A bit of Science - we look at the relationship between aeration of wort and healthy yeast cell count
A bit of background first - we're in the process of setting up a brewery in the storage area at the back of the shop (more of which anon). One of the pieces of kit we're looking at investing in is an oxygenation system to ensure an adequate supply of O2 for our yeast pitch. This typically consists of an Oxygen bottle, regulator, a couple metres of high pressure hose and an inline oxygenation stone to dissipate the O2 into the wort.
However there's not a single tenet about brewing that hasn't been disputed somewhere on the internet and I came across a few posts advocating the use of an increased yeast pitch instead of wort oxygenation. This kinda makes sense as Oxygen is only required for the first stage of fermentation - the mother-daughter replication of the yeast cells - and not the subsequent conversion of sugar into alcohol.
Our experiment will be to ferment two identical batches of beer, one with 1g per Litre US-05 yeast and no aeration, the other with 0.5g per Litre US-05 yeast and a decent aeration. As we do not have an Oxygen bottle yet, we're going to use an agitator rod powered by an electric drill instead.
The wort we used was from the Panhead wort packs brewed on the 6th of December, so absolutely identical. Both fermenters were filled with 16 Litres of 1.058 wort. One was vigourously agitated and 8g of US-05 added. The other fermenter was filled gently and 16g of yeast was sprinkled on the top. Both airlocks showed signs of 'pressure' after 4 hours. Results and observations to follow.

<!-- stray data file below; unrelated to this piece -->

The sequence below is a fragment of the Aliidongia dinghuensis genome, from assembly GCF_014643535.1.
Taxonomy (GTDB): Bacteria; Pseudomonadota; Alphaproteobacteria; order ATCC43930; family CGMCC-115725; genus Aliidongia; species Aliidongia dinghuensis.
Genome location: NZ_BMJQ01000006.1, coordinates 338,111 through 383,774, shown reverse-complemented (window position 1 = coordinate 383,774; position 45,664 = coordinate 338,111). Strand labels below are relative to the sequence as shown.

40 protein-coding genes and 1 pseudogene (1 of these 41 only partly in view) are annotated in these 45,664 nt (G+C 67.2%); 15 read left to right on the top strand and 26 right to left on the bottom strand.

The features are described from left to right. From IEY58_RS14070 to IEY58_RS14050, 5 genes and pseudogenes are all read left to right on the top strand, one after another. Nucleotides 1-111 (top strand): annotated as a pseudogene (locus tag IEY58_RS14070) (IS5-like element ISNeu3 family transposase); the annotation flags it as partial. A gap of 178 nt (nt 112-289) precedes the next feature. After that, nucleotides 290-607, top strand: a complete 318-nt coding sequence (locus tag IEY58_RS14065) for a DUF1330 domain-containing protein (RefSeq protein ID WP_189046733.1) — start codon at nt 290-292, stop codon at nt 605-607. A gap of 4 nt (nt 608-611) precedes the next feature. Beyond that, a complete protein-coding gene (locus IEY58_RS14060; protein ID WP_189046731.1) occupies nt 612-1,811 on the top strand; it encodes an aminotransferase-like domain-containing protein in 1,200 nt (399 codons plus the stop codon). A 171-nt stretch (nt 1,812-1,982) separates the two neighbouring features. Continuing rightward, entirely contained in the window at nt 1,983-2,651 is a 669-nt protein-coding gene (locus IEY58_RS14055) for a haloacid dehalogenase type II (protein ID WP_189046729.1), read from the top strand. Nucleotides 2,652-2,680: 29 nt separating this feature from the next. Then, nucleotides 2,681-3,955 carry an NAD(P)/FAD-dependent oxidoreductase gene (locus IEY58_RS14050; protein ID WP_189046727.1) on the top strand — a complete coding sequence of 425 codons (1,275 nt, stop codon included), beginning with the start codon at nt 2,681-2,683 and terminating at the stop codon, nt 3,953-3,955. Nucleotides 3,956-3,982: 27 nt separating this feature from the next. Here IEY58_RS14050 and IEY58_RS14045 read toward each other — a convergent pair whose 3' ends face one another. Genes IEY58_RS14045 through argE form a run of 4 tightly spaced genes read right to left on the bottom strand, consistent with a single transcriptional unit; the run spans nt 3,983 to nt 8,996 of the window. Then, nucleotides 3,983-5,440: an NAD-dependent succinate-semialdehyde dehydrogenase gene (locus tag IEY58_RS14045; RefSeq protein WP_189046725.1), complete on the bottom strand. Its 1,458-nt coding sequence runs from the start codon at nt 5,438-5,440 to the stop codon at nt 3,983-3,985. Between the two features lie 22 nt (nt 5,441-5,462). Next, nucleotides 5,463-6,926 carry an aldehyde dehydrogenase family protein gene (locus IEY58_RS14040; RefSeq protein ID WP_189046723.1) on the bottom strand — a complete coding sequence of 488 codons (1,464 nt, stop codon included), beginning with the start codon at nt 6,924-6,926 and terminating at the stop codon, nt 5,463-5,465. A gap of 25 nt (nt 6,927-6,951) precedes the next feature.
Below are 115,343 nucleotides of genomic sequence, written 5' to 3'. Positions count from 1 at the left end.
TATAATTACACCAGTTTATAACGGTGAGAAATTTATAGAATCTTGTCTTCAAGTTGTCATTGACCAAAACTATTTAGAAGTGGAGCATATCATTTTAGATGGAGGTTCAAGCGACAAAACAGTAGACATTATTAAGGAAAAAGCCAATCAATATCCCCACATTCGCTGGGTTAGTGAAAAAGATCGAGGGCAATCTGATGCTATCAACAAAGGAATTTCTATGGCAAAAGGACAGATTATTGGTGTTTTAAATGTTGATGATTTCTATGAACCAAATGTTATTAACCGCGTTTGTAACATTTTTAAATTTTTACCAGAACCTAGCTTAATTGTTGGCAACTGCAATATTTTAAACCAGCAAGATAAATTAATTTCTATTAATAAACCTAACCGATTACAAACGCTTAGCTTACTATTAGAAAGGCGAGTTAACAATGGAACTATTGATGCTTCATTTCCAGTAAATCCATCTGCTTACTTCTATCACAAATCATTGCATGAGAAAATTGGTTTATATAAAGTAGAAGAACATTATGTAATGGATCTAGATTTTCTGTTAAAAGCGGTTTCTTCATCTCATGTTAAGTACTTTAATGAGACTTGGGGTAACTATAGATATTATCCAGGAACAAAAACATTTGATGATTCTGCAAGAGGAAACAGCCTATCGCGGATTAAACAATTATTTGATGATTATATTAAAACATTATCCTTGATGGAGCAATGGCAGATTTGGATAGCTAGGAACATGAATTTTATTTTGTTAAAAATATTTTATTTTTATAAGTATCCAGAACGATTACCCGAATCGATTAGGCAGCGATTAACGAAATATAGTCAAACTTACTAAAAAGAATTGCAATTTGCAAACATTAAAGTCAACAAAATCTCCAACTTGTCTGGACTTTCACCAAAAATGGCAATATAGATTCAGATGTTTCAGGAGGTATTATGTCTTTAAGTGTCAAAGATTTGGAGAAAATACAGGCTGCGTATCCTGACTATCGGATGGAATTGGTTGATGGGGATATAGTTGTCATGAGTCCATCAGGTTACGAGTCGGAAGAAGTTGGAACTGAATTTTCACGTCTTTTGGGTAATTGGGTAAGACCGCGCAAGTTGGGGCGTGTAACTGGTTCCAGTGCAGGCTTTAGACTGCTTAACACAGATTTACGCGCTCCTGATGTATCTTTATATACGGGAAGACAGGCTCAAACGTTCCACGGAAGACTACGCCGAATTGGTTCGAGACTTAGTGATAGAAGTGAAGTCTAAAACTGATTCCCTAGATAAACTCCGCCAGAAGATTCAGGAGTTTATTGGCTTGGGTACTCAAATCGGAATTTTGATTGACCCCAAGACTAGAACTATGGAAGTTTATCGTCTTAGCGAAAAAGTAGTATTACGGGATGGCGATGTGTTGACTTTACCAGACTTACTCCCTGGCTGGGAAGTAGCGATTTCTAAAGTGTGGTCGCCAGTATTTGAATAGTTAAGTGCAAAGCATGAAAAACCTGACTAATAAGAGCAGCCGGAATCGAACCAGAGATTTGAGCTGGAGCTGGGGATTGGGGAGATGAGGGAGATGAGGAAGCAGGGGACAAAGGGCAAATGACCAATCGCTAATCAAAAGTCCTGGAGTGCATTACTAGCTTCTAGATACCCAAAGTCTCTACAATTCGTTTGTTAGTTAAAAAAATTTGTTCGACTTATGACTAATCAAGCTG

Update - 16th Dec 2014
The non-agitated fermenter was a little quicker off the blocks, with a little pressure in the airlock after 6 hours and a slightly quicker rate of CO2 at 16 hours post-pitch. A gravity reading at 2 days was an identical 1.038 (down from 1.058) and a further gravity reading at 4 days 20 hours had the agitated fermenter slightly ahead, 1.014 Vs 1.015.
Update - 21st Dec 2014
Both fermentations have nearly finished, giving a final gravity of a whisker over 1.012. I suppose we'll have to settle this the old fashioned way - with a taste test. Tune back in after a couple of weeks.
Update - 25th Dec 2014
Samples from both fermenters proved inconclusive (both Kerry and I sampled) so I put a couple of bottles of each away before kegging. We will do a blind triangular test in a few weeks.
Final Update - 3rd Feb 2015 - Taste Test
I subjected Kerry to a triangular taste test a couple of days ago. Two samples from one fermenter and one from the other. First he had to identify the 'odd one out', then decide which was best. As expected, there was little difference in taste between the two methods but when they warmed up there was a hint of Acetaldehyde in the over-pitched, non-agitated sample.
Aerate the wort using whatever method you like; raw O2, sanitary air pump, agitator, vigourous shaking. And use the pitching calculator from this page to calculate the amount of dry yeast required.